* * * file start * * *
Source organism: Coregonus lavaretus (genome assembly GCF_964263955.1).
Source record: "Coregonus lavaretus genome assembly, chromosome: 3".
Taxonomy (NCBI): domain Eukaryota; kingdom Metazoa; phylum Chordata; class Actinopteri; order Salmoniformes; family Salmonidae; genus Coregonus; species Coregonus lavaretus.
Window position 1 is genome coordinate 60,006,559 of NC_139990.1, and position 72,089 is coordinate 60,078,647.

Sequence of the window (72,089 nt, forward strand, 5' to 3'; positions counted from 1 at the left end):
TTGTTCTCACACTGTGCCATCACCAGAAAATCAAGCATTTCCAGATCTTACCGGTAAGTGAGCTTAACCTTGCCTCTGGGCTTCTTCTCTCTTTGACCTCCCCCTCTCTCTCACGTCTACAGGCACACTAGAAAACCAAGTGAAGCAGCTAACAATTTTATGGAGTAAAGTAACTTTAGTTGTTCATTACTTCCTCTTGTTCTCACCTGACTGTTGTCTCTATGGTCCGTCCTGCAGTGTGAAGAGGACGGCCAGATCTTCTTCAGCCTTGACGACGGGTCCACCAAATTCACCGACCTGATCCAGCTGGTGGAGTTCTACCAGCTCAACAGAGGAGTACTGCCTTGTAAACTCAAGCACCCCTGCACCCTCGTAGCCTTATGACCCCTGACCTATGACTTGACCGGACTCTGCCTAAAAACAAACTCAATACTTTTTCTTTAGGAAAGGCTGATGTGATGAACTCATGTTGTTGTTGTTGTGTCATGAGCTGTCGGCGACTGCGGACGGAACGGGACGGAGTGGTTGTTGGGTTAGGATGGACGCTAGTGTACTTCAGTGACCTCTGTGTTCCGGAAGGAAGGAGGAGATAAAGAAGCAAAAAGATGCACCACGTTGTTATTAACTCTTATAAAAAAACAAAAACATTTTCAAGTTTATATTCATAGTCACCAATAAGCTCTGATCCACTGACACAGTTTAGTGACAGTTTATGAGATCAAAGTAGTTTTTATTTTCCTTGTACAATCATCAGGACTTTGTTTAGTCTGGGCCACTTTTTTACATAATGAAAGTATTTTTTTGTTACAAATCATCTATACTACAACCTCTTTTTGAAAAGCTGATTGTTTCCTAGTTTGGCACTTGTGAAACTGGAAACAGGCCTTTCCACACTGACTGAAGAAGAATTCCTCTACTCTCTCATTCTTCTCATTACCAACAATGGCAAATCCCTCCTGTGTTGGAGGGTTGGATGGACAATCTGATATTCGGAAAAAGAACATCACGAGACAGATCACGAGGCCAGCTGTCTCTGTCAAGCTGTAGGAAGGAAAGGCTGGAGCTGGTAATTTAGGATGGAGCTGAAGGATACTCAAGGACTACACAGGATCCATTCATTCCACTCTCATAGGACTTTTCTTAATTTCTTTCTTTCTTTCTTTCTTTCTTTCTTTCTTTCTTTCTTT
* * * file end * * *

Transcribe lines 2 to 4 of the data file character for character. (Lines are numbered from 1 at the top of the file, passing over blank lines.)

Source record: "Coregonus lavaretus genome assembly, chromosome: 3".
Taxonomy (NCBI): domain Eukaryota; kingdom Metazoa; phylum Chordata; class Actinopteri; order Salmoniformes; family Salmonidae; genus Coregonus; species Coregonus lavaretus.
Window position 1 is genome coordinate 60,006,559 of NC_139990.1, and position 72,089 is coordinate 60,078,647.